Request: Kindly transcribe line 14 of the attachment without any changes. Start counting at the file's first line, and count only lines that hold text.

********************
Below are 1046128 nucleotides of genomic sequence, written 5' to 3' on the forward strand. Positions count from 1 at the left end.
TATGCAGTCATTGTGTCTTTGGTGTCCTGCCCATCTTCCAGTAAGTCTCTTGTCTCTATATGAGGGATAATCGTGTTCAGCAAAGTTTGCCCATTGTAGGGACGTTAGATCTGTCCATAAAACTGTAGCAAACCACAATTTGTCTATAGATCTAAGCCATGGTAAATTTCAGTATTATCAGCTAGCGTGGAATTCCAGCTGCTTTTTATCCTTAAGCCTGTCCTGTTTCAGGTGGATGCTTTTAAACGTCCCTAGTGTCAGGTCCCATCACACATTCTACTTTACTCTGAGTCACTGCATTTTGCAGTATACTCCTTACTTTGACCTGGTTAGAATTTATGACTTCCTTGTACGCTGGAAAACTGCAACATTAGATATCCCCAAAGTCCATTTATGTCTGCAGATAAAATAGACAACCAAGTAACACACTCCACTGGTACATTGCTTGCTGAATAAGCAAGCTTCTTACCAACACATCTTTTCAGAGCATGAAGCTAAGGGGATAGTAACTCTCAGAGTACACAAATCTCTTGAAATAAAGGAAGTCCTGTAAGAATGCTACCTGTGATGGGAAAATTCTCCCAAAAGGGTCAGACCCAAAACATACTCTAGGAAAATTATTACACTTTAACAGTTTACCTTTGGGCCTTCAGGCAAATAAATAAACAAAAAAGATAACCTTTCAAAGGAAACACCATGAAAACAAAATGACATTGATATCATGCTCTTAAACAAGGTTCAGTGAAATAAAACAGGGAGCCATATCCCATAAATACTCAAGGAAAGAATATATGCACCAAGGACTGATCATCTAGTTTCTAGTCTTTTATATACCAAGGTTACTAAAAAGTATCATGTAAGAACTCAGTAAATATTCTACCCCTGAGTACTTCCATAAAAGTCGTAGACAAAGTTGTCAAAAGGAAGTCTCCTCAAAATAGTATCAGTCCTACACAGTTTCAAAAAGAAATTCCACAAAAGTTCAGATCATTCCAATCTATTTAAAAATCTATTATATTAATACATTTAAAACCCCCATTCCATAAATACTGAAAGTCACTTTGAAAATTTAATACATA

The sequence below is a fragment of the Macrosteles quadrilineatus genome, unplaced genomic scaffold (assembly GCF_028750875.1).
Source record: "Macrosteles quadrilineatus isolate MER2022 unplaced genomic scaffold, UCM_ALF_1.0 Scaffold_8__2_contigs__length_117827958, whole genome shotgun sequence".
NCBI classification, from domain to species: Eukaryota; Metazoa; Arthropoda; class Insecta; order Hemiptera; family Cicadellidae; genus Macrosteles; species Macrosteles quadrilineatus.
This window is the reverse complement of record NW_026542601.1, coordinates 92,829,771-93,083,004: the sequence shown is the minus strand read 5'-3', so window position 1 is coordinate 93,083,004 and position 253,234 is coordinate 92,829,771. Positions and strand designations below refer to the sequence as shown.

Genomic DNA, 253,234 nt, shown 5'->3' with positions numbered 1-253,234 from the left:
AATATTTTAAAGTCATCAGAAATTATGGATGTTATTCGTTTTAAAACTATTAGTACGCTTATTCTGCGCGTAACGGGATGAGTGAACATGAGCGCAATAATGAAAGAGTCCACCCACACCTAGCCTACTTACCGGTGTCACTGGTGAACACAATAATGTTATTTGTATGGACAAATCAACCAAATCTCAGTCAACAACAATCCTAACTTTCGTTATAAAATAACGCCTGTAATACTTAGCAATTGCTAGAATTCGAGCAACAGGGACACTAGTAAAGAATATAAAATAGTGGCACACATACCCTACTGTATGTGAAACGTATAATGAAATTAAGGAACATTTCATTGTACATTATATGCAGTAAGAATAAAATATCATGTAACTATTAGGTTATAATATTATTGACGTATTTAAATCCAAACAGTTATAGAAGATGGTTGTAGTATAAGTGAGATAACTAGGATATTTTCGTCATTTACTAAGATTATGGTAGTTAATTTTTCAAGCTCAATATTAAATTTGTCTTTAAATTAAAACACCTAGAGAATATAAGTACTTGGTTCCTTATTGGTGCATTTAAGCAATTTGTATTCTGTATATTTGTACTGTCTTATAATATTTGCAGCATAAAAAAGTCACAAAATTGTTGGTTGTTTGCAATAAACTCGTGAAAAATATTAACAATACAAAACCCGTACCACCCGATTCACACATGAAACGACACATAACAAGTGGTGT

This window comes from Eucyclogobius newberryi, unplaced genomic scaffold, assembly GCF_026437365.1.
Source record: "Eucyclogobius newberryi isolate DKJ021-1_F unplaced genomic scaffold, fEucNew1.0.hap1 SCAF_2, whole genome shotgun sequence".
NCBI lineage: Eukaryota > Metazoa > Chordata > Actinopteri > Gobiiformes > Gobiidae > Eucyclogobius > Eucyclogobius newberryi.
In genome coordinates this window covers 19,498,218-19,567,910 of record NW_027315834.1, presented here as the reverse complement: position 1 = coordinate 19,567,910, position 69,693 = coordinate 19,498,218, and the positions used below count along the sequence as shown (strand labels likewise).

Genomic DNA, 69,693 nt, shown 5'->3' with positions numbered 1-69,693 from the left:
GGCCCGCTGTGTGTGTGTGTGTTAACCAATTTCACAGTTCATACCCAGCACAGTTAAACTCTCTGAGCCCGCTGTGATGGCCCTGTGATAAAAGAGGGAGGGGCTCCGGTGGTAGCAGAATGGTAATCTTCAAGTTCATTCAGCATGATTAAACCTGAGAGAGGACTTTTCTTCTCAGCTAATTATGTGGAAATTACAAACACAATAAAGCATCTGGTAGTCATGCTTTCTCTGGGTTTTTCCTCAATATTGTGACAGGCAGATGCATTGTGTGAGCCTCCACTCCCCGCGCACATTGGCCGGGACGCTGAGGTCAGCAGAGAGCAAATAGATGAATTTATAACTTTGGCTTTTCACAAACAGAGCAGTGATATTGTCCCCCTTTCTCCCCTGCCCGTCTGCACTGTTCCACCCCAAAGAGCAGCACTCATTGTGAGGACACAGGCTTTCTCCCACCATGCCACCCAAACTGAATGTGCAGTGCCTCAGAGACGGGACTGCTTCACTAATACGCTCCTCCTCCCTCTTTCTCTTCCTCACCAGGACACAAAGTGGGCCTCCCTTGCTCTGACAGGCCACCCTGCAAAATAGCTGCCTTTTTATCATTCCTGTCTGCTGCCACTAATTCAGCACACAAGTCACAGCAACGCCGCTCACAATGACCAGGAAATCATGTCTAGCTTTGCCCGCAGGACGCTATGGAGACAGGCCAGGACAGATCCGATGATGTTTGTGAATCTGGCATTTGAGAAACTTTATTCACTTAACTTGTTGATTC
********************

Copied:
GGCCCGCTGTGTGTGTGTGTGTTAACCAATTTCACAGTTCATACCCAGCACAGTTAAACTCTCTGAGCCCGCTGTGATGGCCCTGTGATAAAAGAGGGAGGGGCTCCGGTGGTAGCAGAATGGTAATCTTCAAGTTCATTCAGCATGATTAAACCTGAGAGAGGACTTTTCTTCTCAGCTAATTATGTGGAAATTACAAACACAATAAAGCATCTGGTAGTCATGCTTTCTCTGGGTTTTTCCTCAATATTGTGACAGGCAGATGCATTGTGTGAGCCTCCACTCCCCGCGCACATTGGCCGGGACGCTGAGGTCAGCAGAGAGCAAATAGATGAATTTATAACTTTGGCTTTTCACAAACAGAGCAGTGATATTGTCCCCCTTTCTCCCCTGCCCGTCTGCACTGTTCCACCCCAAAGAGCAGCACTCATTGTGAGGACACAGGCTTTCTCCCACCATGCCACCCAAACTGAATGTGCAGTGCCTCAGAGACGGGACTGCTTCACTAATACGCTCCTCCTCCCTCTTTCTCTTCCTCACCAGGACACAAAGTGGGCCTCCCTTGCTCTGACAGGCCACCCTGCAAAATAGCTGCCTTTTTATCATTCCTGTCTGCTGCCACTAATTCAGCACACAAGTCACAGCAACGCCGCTCACAATGACCAGGAAATCATGTCTAGCTTTGCCCGCAGGACGCTATGGAGACAGGCCAGGACAGATCCGATGATGTTTGTGAATCTGGCATTTGAGAAACTTTATTCACTTAACTTGTTGATTC